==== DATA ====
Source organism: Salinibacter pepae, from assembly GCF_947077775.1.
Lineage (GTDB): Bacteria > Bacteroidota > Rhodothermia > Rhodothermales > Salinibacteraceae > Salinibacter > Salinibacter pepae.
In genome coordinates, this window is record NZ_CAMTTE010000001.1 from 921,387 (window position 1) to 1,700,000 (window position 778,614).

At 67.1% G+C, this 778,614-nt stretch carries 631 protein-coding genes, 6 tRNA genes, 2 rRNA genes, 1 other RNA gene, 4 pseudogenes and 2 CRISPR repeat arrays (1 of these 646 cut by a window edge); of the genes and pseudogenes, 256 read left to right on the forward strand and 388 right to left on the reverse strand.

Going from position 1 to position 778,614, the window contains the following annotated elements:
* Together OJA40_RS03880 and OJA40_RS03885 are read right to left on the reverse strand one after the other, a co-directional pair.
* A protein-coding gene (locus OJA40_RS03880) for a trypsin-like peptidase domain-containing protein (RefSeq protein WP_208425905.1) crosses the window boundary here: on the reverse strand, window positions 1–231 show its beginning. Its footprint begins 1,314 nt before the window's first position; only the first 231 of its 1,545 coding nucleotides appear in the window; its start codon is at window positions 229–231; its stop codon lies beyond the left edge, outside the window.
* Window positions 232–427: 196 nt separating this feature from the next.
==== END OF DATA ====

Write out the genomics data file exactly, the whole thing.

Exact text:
Source organism: Salinibacter pepae, from assembly GCF_947077775.1.
Lineage (GTDB): Bacteria > Bacteroidota > Rhodothermia > Rhodothermales > Salinibacteraceae > Salinibacter > Salinibacter pepae.
In genome coordinates, this window is record NZ_CAMTTE010000001.1 from 921,387 (window position 1) to 1,700,000 (window position 778,614).

At 67.1% G+C, this 778,614-nt stretch carries 631 protein-coding genes, 6 tRNA genes, 2 rRNA genes, 1 other RNA gene, 4 pseudogenes and 2 CRISPR repeat arrays (1 of these 646 cut by a window edge); of the genes and pseudogenes, 256 read left to right on the forward strand and 388 right to left on the reverse strand.

Going from position 1 to position 778,614, the window contains the following annotated elements:
* Together OJA40_RS03880 and OJA40_RS03885 are read right to left on the reverse strand one after the other, a co-directional pair.
* A protein-coding gene (locus OJA40_RS03880) for a trypsin-like peptidase domain-containing protein (RefSeq protein WP_208425905.1) crosses the window boundary here: on the reverse strand, window positions 1–231 show its beginning. Its footprint begins 1,314 nt before the window's first position; only the first 231 of its 1,545 coding nucleotides appear in the window; its start codon is at window positions 229–231; its stop codon lies beyond the left edge, outside the window.
* Window positions 232–427: 196 nt separating this feature from the next.